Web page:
Pluto is small and distant, making it tough to see without the right equipment and sky conditions. Its diameter is only 1,473 miles (2370 km), or just 19 percent of Earth's diameter. The dwarf planet's distance from the sun ranges between 29.6 and 49.4 AU (an AU, or Astronomical Unit, is the mean sun-Earth separation), so Pluto varies in brightness between magnitude 16.3 and 13.7 (magnitude numbers increase as objects' brightness levels decrease). This year, Pluto will display a brightness of magnitude 14.2. The dwarf planet won't reach its maximum brightness of 13.7 again until the 23rd century!

U.S. astronomer Clyde Tombaugh discovered Pluto on photographic plates taken on Jan. 23 and Jan. 29, 1930. He chose that weeklong interval between photographs to allow the proposed planet to move with respect to the background stars — but not too much, which could have made it hard to track. At the time, Pluto was in the winter constellation of Gemini. The object was 42.3 AU from Earth and shone at a measly magnitude 15.3. Fortunately, it was slightly outside the concentrated star fields of the winter Milky Way, and therefore, the photographs were not overly cluttered with stars. Tombaugh scheduled the images for when the moon was out of the evening sky, too.

Tombaugh then loaded the pair of photographs into a blink-comparator machine that allowed him to flip rapidly between them, and he noted an object that had changed location. After further follow-up to confirm the orbit, the first planet to be discovered by an American was announced.

You can re-create Tombaugh's discovery by selecting and centering Pluto in your astronomy app and then changing the date to the evening of Jan. 23, 1930. The bright star Wasat (Delta Geminorum) will be sitting 36 arc minutes (about a full moon's diameter) above Pluto. Zoom the display until Pluto and Wasat are well-separated, and then take a screen cap. Now, change the date to Jan. 29 and take another screen cap. By comparing the two screens, you can see how Pluto moved toward Wasat. That's what Clyde Tombaugh saw.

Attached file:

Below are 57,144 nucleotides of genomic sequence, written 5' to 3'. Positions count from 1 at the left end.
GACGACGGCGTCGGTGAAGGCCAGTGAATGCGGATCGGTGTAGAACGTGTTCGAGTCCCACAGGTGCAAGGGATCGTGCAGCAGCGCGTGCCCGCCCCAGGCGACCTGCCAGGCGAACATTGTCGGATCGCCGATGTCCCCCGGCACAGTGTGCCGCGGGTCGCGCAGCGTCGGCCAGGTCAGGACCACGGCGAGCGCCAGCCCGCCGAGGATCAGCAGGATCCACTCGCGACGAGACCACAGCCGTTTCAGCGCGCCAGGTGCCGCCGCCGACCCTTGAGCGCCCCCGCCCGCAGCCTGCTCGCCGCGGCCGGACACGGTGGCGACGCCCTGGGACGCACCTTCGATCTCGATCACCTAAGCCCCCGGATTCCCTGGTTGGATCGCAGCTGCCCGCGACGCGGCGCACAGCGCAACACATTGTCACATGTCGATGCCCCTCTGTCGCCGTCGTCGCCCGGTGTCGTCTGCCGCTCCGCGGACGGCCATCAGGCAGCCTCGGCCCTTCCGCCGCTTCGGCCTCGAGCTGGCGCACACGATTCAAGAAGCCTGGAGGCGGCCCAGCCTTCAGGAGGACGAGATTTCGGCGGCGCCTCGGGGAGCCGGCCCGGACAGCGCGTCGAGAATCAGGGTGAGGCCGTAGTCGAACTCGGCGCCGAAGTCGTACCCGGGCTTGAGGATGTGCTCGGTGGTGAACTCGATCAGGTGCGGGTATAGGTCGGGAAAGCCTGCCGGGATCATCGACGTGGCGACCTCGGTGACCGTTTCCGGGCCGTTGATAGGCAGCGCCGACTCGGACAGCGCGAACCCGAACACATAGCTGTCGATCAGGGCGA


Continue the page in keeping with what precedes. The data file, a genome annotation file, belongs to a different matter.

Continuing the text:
Alternatively, you can select and center on Wasat and take another pair of pictures. Or, you can start on Jan. 23 and just advance one day at a time — watching Pluto cross the stars.

In 1929 at the Lowell Observatory in Flagstaff, Arizona, 23-year-old U.S. astronomer Clyde Tombaugh was assigned to search for a predicted ninth planet beyond Neptune. On moonless nights, he took photographs of the parts of the sky likely to contain the planet, separating them by days to allow solar system objects time to shift position with respect to the distant background stars. These two photographs, taken on Jan. 23 and 29, 1930, are the ones he used to discover Pluto (indicated by the arrows). (Image credit: NASA)